Snowy owls originating from the Arctic tundra are migrating south to winter in regions of the Great Lakes and Midwest plains, according to migratory bird biologists with the U.S. Fish and Wildlife Service.
The species' rare southerly migration may be the result of a decline in its forage base and a productive breeding season. The snowy owl migration began in October and birds are expected to remain in portions of the United States until late winter/early spring.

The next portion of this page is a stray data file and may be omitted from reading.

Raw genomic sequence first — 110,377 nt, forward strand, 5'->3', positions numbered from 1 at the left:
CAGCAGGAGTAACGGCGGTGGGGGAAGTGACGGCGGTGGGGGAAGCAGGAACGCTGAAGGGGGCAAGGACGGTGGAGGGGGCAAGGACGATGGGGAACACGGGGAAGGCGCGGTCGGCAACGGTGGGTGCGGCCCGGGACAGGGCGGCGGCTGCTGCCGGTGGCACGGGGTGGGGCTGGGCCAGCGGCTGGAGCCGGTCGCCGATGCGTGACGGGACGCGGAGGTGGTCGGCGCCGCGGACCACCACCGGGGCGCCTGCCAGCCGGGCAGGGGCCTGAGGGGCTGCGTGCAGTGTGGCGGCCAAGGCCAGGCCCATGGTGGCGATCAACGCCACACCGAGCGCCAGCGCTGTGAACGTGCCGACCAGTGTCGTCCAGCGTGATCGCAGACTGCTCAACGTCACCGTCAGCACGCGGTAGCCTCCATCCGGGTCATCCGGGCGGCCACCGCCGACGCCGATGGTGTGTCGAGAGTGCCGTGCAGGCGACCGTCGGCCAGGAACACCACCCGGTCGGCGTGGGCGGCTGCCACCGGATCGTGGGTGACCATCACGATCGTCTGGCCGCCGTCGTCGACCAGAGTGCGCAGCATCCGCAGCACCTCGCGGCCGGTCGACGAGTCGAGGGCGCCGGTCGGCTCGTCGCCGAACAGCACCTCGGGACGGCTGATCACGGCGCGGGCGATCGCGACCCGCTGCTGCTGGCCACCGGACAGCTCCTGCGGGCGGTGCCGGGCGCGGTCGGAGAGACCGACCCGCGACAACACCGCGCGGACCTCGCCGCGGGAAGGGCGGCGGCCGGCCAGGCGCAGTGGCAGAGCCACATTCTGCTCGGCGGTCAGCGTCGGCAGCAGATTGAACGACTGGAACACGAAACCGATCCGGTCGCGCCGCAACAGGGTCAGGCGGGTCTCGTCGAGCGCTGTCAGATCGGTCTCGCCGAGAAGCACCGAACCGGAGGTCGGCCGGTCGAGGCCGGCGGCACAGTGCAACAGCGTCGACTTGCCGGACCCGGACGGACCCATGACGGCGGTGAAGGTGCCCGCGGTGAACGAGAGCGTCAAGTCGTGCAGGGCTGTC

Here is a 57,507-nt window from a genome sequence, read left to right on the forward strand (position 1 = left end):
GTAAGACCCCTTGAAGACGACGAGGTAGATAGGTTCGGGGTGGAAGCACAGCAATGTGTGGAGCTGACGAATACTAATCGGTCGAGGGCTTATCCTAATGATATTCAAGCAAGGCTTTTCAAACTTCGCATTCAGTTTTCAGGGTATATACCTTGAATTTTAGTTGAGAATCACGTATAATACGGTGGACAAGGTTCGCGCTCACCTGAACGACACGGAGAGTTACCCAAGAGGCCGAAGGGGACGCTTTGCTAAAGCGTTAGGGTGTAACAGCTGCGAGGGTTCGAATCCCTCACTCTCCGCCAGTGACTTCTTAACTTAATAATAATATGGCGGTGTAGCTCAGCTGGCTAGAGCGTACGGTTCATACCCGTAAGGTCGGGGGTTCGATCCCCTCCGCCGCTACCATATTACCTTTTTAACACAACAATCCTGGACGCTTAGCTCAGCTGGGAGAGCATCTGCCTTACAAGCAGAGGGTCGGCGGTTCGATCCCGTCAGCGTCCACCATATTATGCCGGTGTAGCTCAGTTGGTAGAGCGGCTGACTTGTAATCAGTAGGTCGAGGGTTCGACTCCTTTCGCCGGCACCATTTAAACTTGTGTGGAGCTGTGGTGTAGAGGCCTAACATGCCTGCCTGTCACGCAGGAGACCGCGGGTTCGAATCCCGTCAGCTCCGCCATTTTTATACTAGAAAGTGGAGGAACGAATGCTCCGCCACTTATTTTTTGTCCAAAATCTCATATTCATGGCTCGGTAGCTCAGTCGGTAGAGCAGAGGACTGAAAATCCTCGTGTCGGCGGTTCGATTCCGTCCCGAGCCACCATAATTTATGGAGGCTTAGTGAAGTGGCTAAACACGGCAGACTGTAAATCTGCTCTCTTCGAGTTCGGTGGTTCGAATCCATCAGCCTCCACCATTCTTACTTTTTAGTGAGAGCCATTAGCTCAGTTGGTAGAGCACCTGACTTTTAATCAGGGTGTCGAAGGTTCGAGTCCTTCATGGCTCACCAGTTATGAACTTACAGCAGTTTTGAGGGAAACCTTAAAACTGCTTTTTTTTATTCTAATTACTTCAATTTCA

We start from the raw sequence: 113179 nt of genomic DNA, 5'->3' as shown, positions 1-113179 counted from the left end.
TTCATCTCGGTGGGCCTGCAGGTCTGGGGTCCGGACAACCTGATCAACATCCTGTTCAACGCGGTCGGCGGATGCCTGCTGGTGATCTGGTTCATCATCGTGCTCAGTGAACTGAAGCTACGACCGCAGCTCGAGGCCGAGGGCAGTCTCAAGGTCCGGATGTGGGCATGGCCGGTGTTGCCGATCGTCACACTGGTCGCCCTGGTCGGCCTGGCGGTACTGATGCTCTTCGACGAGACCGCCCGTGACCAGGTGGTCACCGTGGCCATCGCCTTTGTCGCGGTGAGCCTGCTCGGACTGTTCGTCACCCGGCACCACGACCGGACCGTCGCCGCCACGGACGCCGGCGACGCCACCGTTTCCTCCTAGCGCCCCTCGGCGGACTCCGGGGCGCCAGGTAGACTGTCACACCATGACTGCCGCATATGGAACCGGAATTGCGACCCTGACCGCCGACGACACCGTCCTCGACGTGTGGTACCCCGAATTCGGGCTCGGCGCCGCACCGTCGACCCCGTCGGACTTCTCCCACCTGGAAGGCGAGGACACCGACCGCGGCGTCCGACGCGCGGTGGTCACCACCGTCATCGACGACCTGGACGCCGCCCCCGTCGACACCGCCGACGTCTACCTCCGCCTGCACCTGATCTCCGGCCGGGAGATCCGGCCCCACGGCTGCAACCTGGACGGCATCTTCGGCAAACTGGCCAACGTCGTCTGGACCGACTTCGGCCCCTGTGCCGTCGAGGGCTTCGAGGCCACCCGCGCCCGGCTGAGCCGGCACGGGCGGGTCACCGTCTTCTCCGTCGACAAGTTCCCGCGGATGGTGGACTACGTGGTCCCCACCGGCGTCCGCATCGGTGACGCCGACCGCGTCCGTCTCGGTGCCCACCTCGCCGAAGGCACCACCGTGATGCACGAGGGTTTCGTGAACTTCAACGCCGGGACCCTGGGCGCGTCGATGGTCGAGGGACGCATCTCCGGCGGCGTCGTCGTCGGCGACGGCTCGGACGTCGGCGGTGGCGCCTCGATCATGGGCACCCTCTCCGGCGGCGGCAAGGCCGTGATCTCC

Unlike many owls, snowy owls thrive in open grasslands, nest on the ground and hunt mainly during the day. They feed on small mammals, waterfowl, birds and fish. Their coloring, large size, unique hunting behavior and remote habitat distinguish them from other owl species.